Amazon blew Wall Street’s expectations out of the water when it reported earnings for the holiday quarter, sending the company’s stock up over 12.5% in after-hours trading Thursday. The company posted profits of $3.3 billion — or $6.47 per share — compared to analysts’ expectations of $2 billion and $4.03 per share. Amazon’s (AMZN) revenue shot up 21% to $87.4 billion for the three months ending in December.

“There was little to complain about this quarter,” Jefferies analysts said in an investor note Thursday. Amazon also announced a record 150 million people now subscribe to its Prime membership program, a sign that investments in such benefits as one-day shipping and original Prime video content are paying off. “Prime membership continues to get better for customers year after year. And customers are responding — more people joined Prime this quarter than ever before,” CEO Jeff Bezos said in a statement.

The bet on one-day shipping

Amazon’s profit was widely expected to be weighed down by its continued spending to make one-day shipping standard for its Prime customers. At the end of the previous quarter, the company said it planned to invest another $1.5 billion in the service during the holiday quarter. Fulfillment costs were up 21% to $12 billion in the quarter, a sign that Amazon is “doing a good job managing these expenses,” Synovus Trust Company senior portfolio manager Dan Morgan said in an investor note Thursday.

“There are concerns that Amazon’s decision to invest in one-day delivery services will affect profitability, at least in the short run,” Morgan said, adding that it appears the company is “diligently managing” shipping and fulfillment expenses. The number of items delivered to Prime members with free one-day and same-day delivery during the holiday season more than quadrupled compared to the same period last year, Bezos said in the statement.

Amazon plans to invest an estimated $1 billion in further expanding one-day shipping in the current quarter, CFO Brian Olsavsky said on a call with analysts Thursday. “We do see expansion of this one-day program as we move through the year. Additional cities, additional routes, additional zip codes,” Olsavsky said. “I think what you’ll see in 2020 is more effort internationally … We have greatly improved our selection of one-day [shipping], particularly in Europe and Japan.”

Increasing competition in cloud

Strong retail sales in North America and in the company’s cloud division, Amazon Web Services, also helped to lift profits. Net sales in North America grew 22% to $53.7 billion in the three months, and Amazon Web Services was up 34% to nearly $10 billion. The cloud division brings in a relatively small percentage of Amazon’s sales, but it’s a key segment for the company because its high margins means it drives a majority of the company’s profits.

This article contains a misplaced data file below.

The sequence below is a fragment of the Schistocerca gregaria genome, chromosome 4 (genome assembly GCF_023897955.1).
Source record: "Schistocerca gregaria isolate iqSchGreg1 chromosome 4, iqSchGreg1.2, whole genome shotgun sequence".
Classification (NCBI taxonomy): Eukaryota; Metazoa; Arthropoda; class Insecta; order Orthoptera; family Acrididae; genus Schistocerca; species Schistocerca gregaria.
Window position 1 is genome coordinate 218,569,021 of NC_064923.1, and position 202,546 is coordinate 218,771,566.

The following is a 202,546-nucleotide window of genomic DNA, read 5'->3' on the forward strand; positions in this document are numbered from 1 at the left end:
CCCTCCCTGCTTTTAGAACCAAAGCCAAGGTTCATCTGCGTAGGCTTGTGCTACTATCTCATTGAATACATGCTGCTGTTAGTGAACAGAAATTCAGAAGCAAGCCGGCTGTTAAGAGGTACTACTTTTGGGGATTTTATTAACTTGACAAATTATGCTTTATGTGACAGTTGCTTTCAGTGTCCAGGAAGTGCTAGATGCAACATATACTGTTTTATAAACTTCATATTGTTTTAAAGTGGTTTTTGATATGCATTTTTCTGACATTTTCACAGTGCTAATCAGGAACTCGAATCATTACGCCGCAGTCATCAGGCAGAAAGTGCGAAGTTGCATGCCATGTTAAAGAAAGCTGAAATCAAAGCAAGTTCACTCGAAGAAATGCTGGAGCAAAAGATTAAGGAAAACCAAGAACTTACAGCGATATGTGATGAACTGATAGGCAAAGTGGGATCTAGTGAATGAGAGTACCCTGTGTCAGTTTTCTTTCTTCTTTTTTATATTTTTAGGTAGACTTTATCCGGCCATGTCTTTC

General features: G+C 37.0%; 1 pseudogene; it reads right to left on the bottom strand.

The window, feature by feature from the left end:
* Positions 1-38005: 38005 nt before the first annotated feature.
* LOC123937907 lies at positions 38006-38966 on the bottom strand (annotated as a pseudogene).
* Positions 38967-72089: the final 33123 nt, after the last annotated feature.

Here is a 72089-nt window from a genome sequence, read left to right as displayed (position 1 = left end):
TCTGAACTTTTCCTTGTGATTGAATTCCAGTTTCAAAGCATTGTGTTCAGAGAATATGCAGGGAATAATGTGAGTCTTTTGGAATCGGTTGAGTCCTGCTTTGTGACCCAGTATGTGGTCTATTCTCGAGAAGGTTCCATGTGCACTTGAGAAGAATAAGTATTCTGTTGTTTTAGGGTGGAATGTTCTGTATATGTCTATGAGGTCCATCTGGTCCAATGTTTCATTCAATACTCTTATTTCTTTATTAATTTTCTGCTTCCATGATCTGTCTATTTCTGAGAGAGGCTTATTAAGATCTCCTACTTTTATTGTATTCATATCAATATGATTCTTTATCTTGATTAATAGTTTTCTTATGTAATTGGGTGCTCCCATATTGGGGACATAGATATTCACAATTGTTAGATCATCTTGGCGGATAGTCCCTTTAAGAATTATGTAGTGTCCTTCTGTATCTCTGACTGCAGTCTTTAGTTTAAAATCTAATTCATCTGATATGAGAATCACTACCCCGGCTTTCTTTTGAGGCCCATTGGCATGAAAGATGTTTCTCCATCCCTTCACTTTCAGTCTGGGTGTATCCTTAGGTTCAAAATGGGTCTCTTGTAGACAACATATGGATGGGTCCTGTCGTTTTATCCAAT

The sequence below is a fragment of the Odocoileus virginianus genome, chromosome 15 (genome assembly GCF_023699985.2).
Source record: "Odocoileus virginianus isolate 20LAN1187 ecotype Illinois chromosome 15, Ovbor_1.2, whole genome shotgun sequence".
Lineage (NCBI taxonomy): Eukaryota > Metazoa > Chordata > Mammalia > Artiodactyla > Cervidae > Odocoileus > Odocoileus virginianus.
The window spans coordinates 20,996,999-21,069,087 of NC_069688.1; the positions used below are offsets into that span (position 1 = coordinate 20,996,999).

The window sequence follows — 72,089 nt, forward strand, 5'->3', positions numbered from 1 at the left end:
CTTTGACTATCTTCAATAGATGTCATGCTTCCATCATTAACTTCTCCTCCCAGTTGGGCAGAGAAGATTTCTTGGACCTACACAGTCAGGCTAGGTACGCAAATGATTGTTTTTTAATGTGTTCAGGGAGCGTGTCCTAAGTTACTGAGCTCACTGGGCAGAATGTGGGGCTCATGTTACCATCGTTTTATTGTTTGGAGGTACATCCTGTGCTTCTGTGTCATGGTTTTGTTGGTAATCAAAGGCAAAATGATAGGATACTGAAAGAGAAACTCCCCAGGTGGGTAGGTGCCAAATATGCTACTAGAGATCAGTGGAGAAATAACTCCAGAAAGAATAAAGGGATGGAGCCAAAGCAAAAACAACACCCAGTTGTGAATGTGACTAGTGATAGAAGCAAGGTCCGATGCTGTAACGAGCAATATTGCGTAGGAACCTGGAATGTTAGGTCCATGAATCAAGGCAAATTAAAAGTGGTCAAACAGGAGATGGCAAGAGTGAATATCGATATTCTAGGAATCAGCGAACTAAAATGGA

Amazon Web Services is in a fierce competition with Microsoft’s cloud offering, Azure, which on Wednesday posted 62% growth in the same three months. Last fall, AWS suffered a bruising loss to Microsoft when Azure was awarded a $10 billion cloud contract by the Department of Defense, after Amazon was widely expected to win the deal. Amazon has asked a federal court to temporarily block Microsoft from working on the deal.

Azure has expanded slightly faster than AWS in recent quarters but both companies’ growth numbers have been leveling off, an indication that the market has become more saturated in recent years. However, Olsavsky urged analysts on the call to focus on the total size of the AWS business, rather than its growth rate, pointing out that its full year sales grew about $10 billion from 2018.

“Any quarter-to-quarter movement is going to be a little bumpy, but generally what you’re seeing is the convergence of a lot of investment, a lot of operational efficiency, and a lot of investment on behalf of customers,” he said.

Amazon’s growing ad business

Amazon’s advertising business, which makes up the bulk of its “other” category,” was another bright spot during the quarter. The segment posted a 41% increase compared to the year earlier. The business competes with internet ad giants Google (GOOG) and Facebook (FB). “There are expectations on the Street that ads could be a big revenue driver for the company over time,” Synovus’ Morgan said, adding that regulatory scrutiny of Facebook could benefit Amazon’s ad business.




Author avatar

Post a comment

Your email address will not be published. Required fields are marked *